Monday, February 27, 2012

Fish oil could save billions (?)

This just assumes what it has to prove

GIVING fish oil supplements to patients with cardiovascular disease could save the economy up to $4.2 billion, an economic report from Deloitte Access Economics says.

Researchers analysed the cost benefit of using fish oil supplements taking into account the cost to the economy of the number of years lost due to ill health, disability or death.

The Complementary Healthcare Council of Australia, which commissioned the report, believes the findings will help make the case for making fish oil exempt from GST or a candidate for subsidy under the federal government's Pharmaceutical Benefits Scheme.

"Fundamentally that would be a very good outcome for the general population health and a great outcome for the health budget," the council's consumer affairs director, Justin Howden, said. No complementary therapies are GST free or available on the PBS.

The Deloitte report, which will be released on Tuesday, found that patients spent an average of $112.15 a year on fish oil treatments.

Mr Howden acknowledged that a PBS subsidy or GST exemption for complementary medicines would require a radical shift in government policy. "This report is just part of public policy discussion," he said. "It is the start of a very long process, probably up to five years."

Dr Steve Hambleton, the president of the Australian Medical Association, said the Pharmaceutical Benefits Advisory Committee would require conclusive evidence that fish oil supplements work before considering them for inclusion in the scheme.

Organisations that have endorsed the cardiovascular benefits of fish oil include the National Health and Medical Research Council of Australia, the National Heart Foundation of Australia, and the WHO.


Workers who burn calories at the gym are less depressed

Exercise does seem to have an antidepressive effect but the study below is just epidemiology so doesn't prove it. Some people who did little exercise were probably in poor health -- and that can be pretty depressing

The last thing you may want to do after a long day at work is to pull on your tracksuit and pound out a few miles on the treadmill. But making the effort to head to the gym a few times each week can dramatically improve your mood on the job, say scientists.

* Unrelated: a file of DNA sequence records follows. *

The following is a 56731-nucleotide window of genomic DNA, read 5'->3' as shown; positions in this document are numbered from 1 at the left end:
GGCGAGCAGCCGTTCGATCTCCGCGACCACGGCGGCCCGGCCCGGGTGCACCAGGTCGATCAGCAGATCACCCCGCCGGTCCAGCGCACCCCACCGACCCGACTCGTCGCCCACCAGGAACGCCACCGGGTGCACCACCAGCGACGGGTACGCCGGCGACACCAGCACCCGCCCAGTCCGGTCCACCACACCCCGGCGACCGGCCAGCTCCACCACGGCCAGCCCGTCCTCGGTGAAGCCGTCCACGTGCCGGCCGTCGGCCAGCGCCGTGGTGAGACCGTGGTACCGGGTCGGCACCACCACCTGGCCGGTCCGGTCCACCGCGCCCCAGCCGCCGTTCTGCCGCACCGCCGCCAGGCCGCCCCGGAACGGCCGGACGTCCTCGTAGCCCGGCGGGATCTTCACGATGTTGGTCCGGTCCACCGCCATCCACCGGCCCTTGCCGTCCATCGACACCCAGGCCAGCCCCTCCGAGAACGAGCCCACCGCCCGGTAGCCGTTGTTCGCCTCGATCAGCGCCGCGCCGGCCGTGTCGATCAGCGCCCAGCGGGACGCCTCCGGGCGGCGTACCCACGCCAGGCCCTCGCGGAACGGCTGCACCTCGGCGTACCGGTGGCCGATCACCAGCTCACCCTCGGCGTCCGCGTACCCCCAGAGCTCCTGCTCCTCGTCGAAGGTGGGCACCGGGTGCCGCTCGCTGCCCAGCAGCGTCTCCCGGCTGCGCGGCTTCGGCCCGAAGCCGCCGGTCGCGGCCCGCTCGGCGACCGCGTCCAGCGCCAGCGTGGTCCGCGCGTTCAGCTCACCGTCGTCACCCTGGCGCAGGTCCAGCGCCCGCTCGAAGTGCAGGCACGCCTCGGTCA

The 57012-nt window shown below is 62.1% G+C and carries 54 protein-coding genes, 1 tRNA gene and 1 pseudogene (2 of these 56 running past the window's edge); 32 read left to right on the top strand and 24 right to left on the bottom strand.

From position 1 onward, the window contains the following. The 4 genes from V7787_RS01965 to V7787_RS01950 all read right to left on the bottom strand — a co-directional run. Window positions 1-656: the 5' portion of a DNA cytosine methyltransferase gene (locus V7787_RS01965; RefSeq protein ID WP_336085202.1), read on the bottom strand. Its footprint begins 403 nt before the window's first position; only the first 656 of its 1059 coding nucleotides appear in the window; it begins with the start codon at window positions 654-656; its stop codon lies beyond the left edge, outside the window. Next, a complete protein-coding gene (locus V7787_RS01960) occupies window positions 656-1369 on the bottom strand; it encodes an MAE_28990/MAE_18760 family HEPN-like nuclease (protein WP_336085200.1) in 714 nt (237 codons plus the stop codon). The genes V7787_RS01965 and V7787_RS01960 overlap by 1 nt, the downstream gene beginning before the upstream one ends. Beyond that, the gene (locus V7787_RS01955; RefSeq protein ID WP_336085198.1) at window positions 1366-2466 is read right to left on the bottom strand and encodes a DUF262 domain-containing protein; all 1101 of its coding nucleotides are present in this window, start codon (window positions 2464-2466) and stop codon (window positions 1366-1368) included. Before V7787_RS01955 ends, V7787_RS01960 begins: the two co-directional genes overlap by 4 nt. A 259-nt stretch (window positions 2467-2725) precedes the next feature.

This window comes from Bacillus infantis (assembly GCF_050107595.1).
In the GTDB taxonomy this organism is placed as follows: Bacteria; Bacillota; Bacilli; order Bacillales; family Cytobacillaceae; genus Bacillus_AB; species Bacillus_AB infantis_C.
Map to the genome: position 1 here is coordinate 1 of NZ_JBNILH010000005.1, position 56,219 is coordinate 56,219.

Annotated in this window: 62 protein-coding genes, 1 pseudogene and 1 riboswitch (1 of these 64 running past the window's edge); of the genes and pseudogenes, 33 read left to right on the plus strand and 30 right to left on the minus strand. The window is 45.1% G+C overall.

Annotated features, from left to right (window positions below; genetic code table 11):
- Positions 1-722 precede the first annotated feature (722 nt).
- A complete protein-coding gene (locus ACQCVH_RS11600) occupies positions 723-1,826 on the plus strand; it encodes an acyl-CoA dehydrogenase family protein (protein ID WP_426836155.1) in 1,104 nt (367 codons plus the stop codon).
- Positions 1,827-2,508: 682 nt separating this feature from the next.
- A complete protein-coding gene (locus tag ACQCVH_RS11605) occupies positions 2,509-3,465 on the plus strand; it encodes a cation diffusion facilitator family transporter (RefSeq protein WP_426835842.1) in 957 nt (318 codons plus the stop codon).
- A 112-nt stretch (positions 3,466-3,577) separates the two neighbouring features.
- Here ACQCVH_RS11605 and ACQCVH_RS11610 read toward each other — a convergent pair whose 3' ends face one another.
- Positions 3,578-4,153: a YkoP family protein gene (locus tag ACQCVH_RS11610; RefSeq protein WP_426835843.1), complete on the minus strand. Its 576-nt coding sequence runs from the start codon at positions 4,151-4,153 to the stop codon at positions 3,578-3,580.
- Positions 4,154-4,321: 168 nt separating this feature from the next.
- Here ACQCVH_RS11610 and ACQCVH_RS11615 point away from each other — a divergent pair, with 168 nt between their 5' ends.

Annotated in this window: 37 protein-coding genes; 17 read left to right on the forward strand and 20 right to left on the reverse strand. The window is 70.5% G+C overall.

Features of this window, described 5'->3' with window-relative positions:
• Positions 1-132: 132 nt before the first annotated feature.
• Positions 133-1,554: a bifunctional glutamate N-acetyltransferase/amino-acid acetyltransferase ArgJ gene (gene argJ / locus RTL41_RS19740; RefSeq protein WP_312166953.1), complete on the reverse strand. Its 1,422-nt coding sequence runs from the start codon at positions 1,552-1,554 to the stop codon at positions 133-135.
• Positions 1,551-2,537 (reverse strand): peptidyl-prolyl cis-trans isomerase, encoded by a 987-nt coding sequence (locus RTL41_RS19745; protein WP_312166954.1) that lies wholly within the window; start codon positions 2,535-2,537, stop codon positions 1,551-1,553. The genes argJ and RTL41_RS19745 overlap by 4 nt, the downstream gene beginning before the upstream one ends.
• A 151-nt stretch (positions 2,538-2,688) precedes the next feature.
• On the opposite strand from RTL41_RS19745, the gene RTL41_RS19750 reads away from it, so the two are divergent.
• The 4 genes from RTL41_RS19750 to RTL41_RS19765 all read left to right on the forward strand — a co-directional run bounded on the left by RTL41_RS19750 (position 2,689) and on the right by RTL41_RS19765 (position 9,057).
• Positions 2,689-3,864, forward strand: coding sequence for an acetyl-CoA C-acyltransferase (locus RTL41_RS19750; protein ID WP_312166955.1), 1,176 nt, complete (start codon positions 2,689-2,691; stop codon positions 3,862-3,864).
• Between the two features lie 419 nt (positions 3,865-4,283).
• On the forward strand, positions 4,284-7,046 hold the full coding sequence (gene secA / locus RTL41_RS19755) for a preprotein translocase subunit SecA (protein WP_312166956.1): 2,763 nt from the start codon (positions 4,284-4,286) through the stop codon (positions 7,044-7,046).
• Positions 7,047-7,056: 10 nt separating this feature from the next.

A team from Tel Aviv University found that employees who managed to exercise for a few hours a week were half as likely to experience a decline in mental health than those who did no physical activity.

The researchers, led by Dr Sharon Toker, discovered that working out for four hours a week provided the most benefit in reducing the risk of burning out or developing depression.

Depression is a clinical mood disorder while burnout is defined by physical, mental and emotional exhaustion. However, Dr Toker said both contribute towards a 'spiral of loss' where the loss of one resource, such as a job, could have a domino effect and lead to the loss of other resources such as one's home, marriage, or sense of self-worth.

The research, published in the Journal of Applied Psychology, assessed the personal, occupational, and psychological states of 1,632 healthy Israeli workers in both the private and public sectors.

The participants were divided into four groups: one that did not engage in physical activity; a second that did 75 to 150 minutes of physical activity a week; a third that did 150 to 240 minutes a week; and a fourth that did more than 240 minutes a week.

They completed questionnaires when they came to medical clinics for routine check-ups and had three follow-up appointments over a period of nine years.

Depression and burnout rates were clearly the highest among the group that did not participate in physical activity. The more physical activity that participants engaged in, the less likely they were to experience elevated depression and burnout levels during the next three years.

The team found those who engaged in at least four hours of exercise displayed almost no symptoms of mental strain. But Dr Toker said even 150 minutes a week helped workers improve their self-esteem and ability to work.

She added that far-sighted employers would benefit by building a gym on company grounds or subsidising memberships to gyms in the community, and by allowing for flexible work hours to encourage employees to make physical activity an integral part of their day.

Such a strategy, she concluded, pays business dividends in the long run.



John A said...

"The Deloitte report, which will be released on Tuesday, found that patients spent an average of $112.15 a year on fish oil treatments."

Wow, $10/month!

Twits. When my insurance pays part of my insulin cost, my co-pay is $43/month. And the company recently said it will only cover about one month in six because the dosage prescrined would allow one vial to support me for 200 foses/days, despite the info on the nox, the vial, and the included paper information sheet all saying that once opened for use it is only good for 28 days - so I will have to pay the whole $143/month. Or us Australia different from the US for insulin coverage?

And a question: just where is all the additional "fish oil" supposed to come from?

Anonymous said...

From fish we will mass harvest....fuck the environment yo